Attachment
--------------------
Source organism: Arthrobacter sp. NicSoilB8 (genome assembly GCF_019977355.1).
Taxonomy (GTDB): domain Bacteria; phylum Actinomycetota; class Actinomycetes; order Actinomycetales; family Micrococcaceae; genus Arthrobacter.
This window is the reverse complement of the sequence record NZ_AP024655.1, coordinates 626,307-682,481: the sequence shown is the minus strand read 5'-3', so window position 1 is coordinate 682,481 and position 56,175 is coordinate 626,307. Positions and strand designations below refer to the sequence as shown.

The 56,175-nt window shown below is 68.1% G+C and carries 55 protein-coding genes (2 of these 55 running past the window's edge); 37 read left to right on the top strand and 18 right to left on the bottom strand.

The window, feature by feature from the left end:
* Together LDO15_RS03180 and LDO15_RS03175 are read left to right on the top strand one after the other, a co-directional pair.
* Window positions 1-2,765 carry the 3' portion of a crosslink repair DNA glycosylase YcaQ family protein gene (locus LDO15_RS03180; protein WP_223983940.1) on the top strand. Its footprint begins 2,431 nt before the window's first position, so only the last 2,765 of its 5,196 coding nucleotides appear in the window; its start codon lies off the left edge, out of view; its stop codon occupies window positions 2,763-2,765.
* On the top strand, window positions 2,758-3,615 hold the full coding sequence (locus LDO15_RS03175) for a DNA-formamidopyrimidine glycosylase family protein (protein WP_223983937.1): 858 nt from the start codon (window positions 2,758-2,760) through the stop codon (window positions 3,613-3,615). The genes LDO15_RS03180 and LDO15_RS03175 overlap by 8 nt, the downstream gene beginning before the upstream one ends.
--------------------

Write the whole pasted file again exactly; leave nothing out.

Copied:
Source organism: Arthrobacter sp. NicSoilB8 (genome assembly GCF_019977355.1).
Taxonomy (GTDB): domain Bacteria; phylum Actinomycetota; class Actinomycetes; order Actinomycetales; family Micrococcaceae; genus Arthrobacter.
This window is the reverse complement of the sequence record NZ_AP024655.1, coordinates 626,307-682,481: the sequence shown is the minus strand read 5'-3', so window position 1 is coordinate 682,481 and position 56,175 is coordinate 626,307. Positions and strand designations below refer to the sequence as shown.

The 56,175-nt window shown below is 68.1% G+C and carries 55 protein-coding genes (2 of these 55 running past the window's edge); 37 read left to right on the top strand and 18 right to left on the bottom strand.

The window, feature by feature from the left end:
* Together LDO15_RS03180 and LDO15_RS03175 are read left to right on the top strand one after the other, a co-directional pair.
* Window positions 1-2,765 carry the 3' portion of a crosslink repair DNA glycosylase YcaQ family protein gene (locus LDO15_RS03180; protein WP_223983940.1) on the top strand. Its footprint begins 2,431 nt before the window's first position, so only the last 2,765 of its 5,196 coding nucleotides appear in the window; its start codon lies off the left edge, out of view; its stop codon occupies window positions 2,763-2,765.
* On the top strand, window positions 2,758-3,615 hold the full coding sequence (locus LDO15_RS03175) for a DNA-formamidopyrimidine glycosylase family protein (protein WP_223983937.1): 858 nt from the start codon (window positions 2,758-2,760) through the stop codon (window positions 3,613-3,615). The genes LDO15_RS03180 and LDO15_RS03175 overlap by 8 nt, the downstream gene beginning before the upstream one ends.